The Real Cost of Airbnb in China
Sweltering summer humidity, steaming xiaolongbao dumplings, enormous crowds and pollution dominated my summer semester in China. My graduate studies in Asian public policy at the University of British Columbia taught me the finer points of Chinese politics, but my co-op term in Shanghai gave me an education in what it means to live and work in a developing country.
Like many expats, I worked as an English teacher. Visas, payment, qualifications and living circumstances make it difficult to have a safe and rewarding work term abroad. But in Shanghai, cockroaches, Chinese police, illegal substances and blown power fuses are all part of the added charm.
Living in an authoritarian country illegally, in an apartment with its own drug stash was more than we had bargained for.
Before leaving Vancouver, my roommate and I had rented a Shanghai penthouse apartment through Airbnb, a website which allows people to rent a room or couch in someone’s residence anywhere in the world. We rented the apartment from an American who was returning to the United States for the summer. It seemed perfect – that is until the apartment owner refused to provide us with a rental agreement so that he could avoid being taxed on the rental income. All foreign visitors must register where they are staying with the police and we needed a rental agreement in order to register. So, we had to lie to the Chinese government. We said we were living in a hostel. This meant we had to spend the summer living illegally in China.
Our Shanghai adventure began the moment my roommate and I landed in Shanghai. The apartment owner’s useless assistant met us at the airport. This lady proceeded to lead us through the complex subway system at rush hour, in the sweltering Shanghai heat, never offering us help as we dragged our 50 bags up and down the subway stairs. True to form, as soon as we reached the entrance to our apartment building, the assistant abandoned us without even directing us to our unit. My roommate, who thankfully speaks a few words of Mandarin, asked the old ladies in our building where the American (the man we were renting from) lived. They pointed up. Up indeed. We dragged those heavy bags up seven impossibly long and steep flights of stairs all the way up to the penthouse suite, providing some amusing moments along the way to our new neighbors who had come out of their apartments to see what all the commotion was about.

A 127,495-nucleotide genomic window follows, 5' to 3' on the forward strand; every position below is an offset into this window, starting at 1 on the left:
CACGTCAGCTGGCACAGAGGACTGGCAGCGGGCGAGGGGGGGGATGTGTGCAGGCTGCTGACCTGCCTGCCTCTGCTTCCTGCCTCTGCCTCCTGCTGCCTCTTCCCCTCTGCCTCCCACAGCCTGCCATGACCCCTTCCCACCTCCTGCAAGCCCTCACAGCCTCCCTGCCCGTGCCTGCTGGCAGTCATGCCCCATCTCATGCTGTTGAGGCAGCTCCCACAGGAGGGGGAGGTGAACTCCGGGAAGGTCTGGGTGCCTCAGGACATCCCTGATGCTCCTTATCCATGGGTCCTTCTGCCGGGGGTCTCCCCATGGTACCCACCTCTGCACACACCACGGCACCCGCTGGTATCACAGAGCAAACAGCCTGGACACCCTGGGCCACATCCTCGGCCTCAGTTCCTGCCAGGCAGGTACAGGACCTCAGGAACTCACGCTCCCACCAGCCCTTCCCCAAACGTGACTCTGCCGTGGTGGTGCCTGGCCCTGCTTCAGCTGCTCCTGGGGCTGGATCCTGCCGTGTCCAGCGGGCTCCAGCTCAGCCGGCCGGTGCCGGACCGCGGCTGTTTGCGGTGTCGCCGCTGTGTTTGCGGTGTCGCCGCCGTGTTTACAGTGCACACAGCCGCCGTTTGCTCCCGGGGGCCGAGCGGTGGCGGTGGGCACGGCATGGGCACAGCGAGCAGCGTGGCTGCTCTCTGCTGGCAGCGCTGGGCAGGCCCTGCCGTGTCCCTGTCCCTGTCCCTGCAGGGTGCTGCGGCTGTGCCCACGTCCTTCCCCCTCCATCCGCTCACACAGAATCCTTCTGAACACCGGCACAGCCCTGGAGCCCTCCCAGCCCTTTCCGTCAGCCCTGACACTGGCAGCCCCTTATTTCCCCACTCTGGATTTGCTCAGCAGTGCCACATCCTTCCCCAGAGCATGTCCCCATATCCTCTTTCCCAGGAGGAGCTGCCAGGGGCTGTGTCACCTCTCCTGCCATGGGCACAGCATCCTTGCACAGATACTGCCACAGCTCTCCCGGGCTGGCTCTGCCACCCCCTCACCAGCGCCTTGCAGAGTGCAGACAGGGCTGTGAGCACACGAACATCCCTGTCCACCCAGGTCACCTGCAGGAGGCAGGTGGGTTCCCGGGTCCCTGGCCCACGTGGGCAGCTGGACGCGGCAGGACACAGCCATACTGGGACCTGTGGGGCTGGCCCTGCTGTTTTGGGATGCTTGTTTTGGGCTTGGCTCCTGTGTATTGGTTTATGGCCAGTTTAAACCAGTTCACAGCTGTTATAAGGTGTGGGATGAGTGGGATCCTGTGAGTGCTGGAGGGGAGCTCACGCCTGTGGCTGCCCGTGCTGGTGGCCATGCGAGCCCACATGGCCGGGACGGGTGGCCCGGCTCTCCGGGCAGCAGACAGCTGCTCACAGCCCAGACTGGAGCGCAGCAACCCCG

Very quickly we discovered we were guests living in a cockroach colony.
Very quickly we discovered we were guests living in a cockroach colony, and if we listened closely enough we could hear the roaches running around and dumpster diving in our trashcans. The owner was very apologetic when we contacted him to complain about the infestation – so apologetic, in fact, that he told us to help ourselves to his personal stash of a illegal drugs concealed in the very apartment we were now staying in. Living in an authoritarian country illegally, in an apartment with its own drug stash was more than we had bargained for. Our anxiety had reached new levels – and that was before we were interrogated by the police.
We quickly discovered that the fuses in our apartment would blow if we ran the air conditioning. My roommate and I could live without television, even laundry, but we could not live without air conditioning. 40 degrees Celsius weather is not comfortable for anyone, let alone two Canadians. The only way to remedy this problem was to pull out the fuse, go to the police station and ask a police officer to give us a new fuse. After our second or third visit to the police station, the police officers began to ask us the types of questions we needed to avoid – such as what we were we doing to use so much power – were harboring migrants? And exactly why we were living there.
I still remember waking up in the middle of the night, with a police officer in my apartment, shining a flashlight in my face, asking me in Mandarin if a fuse blew. My roommate and I were on thin ice, and we knew it. It would not be long before the police would realize we were not the American man who was registered to live in that apartment.
We managed to stay one step ahead of the police and got ourselves out of Shanghai before we were caught. Lessons learned – never go with a cheap Airbnb rental in countries like China. Stay at a hostel until you can find something legitimate. Otherwise, the posted apartment cost may come with more problems than you bargained for. And when the police come knocking on your door, don’t expect help from the apartment’s owner. Especially if he is happily enjoying his vacation far away in America while you pay his rent tax-free.
By Rebecca Snider
Photos by Rebecca Snider